Re: Ellsbury - The Market
posted at 10/14/2012 2:14 AM EDT
In response to notin's comment:
In response to Skadude22's comment:
Teams that operate this way typically do so more for budgetary reasons as opposed to actual strategy.
Anderson is not the guy to target. For one, I think trading Ellsbury would be done for top prospects, not for an impact player. Two, if you get back Anderson, do you honestly think the team as constructed (minus Ellsbury), is only one pitcher away from contending? You don't trade for impact players if you aren't close to competing, especially pitchers that only play once every 5 games. You trade Ellsbury for the best prospect package possible, or you don't trade him.
The idea is to load up on young talent. It increases the likelihood that you have prospects pan out, and it makes it more likely that you will have an influx of talent from the farm for the coming years. This creates extreme payroll flexibility (with the whole 6 years of control rule) and allows you the freedom to add that one piece when the time is right. This plan is predicated on the idea that you put a great deal of emphasis on scouting, so the prospects you get are guys that you are confident will develop and be successful.
All the years spent rebuilding represent lost revenue. Very doubtful the Sox spend 2013 trying to rebuild the attendance numbers in Portland and Pawtucket and hope it translates to Fenway down the road...
I disagree. Yes, it is financially the smarter way to go. But the teams that use this because of budget restraints approach it differently. Every time they get a player in the arbitration process. They either move him, or let him play out one arbitration season and then move him. The value of trading a player with multiple years of control left gets them more value, and allows them to utilize the cheapest years of the player's career, and get top dollar back when they cut bait.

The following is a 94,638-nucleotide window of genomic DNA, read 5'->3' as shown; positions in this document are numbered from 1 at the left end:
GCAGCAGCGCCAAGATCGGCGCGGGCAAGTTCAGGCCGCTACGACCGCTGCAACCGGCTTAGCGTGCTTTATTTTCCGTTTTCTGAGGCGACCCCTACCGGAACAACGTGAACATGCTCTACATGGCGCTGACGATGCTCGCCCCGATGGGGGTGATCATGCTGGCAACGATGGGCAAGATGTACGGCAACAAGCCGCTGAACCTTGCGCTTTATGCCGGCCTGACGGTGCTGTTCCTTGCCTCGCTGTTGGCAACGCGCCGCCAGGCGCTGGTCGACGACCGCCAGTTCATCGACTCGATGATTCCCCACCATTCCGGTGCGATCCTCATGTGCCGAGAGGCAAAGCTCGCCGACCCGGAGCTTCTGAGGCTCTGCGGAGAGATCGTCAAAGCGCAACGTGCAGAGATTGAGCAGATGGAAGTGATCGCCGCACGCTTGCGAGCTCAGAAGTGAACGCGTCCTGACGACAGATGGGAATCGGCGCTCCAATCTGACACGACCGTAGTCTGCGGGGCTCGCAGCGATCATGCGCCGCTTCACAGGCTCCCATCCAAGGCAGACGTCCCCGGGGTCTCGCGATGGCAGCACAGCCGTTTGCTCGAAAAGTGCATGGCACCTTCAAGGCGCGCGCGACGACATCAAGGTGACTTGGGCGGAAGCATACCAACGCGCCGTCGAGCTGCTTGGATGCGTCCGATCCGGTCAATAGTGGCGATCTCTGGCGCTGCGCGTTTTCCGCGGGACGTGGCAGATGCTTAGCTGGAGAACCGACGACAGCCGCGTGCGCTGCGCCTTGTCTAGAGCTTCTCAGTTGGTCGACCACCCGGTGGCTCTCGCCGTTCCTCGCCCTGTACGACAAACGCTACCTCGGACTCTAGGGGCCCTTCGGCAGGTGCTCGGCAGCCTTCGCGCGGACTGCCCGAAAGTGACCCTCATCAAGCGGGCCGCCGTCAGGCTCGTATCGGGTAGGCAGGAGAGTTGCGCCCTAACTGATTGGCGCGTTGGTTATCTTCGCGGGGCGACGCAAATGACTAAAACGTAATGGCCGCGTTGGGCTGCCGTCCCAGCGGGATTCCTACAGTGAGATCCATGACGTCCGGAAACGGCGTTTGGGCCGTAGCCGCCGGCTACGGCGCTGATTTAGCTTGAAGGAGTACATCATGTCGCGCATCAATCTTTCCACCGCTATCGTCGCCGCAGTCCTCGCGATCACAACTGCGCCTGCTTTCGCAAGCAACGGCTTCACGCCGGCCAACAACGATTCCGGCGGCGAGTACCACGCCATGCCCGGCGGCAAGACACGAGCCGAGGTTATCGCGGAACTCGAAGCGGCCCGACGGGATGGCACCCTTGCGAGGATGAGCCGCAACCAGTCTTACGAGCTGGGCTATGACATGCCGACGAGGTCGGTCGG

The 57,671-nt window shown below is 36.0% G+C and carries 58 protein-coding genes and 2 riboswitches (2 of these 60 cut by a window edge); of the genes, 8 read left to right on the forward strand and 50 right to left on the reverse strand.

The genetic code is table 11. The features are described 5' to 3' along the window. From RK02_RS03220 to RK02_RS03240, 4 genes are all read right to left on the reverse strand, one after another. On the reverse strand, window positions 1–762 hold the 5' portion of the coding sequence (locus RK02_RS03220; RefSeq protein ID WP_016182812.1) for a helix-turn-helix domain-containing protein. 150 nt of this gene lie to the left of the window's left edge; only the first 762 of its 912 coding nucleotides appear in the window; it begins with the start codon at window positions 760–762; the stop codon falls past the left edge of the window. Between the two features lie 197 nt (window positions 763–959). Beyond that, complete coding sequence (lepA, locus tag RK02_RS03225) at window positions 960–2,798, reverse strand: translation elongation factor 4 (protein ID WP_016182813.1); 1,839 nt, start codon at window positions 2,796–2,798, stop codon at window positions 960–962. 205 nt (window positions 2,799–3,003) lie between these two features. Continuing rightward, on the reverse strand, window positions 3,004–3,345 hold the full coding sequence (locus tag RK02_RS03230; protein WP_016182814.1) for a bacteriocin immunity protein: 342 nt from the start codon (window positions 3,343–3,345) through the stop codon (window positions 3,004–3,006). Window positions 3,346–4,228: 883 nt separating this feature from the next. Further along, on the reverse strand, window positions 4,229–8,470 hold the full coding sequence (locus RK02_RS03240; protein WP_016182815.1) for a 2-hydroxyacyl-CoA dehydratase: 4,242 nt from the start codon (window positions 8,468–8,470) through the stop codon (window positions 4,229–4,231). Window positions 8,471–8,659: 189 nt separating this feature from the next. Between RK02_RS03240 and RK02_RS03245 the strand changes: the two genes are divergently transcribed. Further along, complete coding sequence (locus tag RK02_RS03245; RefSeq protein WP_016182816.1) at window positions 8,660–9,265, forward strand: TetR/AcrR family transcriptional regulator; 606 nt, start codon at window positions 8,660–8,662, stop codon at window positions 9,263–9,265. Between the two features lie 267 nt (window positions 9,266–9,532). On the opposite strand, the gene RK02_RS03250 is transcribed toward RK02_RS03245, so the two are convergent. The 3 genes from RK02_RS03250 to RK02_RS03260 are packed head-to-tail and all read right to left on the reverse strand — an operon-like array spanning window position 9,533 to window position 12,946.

That being said, I'm not suggesting the Red Sox do that. I'm saying that they are already in rebuild mode. They weren't close to competing this year, and obviously they recognized that it was not just because of injuries. Injuries didn't help, and they would have been better with a fully healthy team to start the year, but not enough to get them in the playoff race.
It seems safe to assume they won't throw money at guys that they think are not good fits. So this offseason, that eliminates most of the top free agents. They can build a decent team with guys like Hunter, Haren, LaRoche, Peavey, etc, but only on short term deals. Again, they'd be better than they are currently, but again, not good enough to be a serious contender. That being said, if they don't compete in 2013, and then they lose Ellsbury next winter, the best they get is either a 30 year old Ellsbury on a long term deal or a supplemental round pick. If they trade him now, they could get multiple prospects (in my opinion), and help speed up the rebuilding process. I'm not advocating trading away every player that gets to this point.
You could try to tie him up long term, or get the prospects, sign a one/two year stop gap, and get 6 years of Bradley to replace him after that. These prospects ideally would fill holes in your system, like a legitimate first base prospect and a top of the rotation starter. 2013 is a bridge year, get another set of high picks in the 2014 draft, draft well in 2013 with the #7 pick, and hope your farm makes great strides this year.
Middlebrooks, Iglesias, Bogaerts, Brentz, Bradley, Pedroia, Lavarnway/Saltalamacchia. Again the hole is 1B. So either you can trade some of those guys and go for it now, which seems unwise, or you keep them together and add prospects by subtracting a piece that is apparently going to be gone shortly anyways.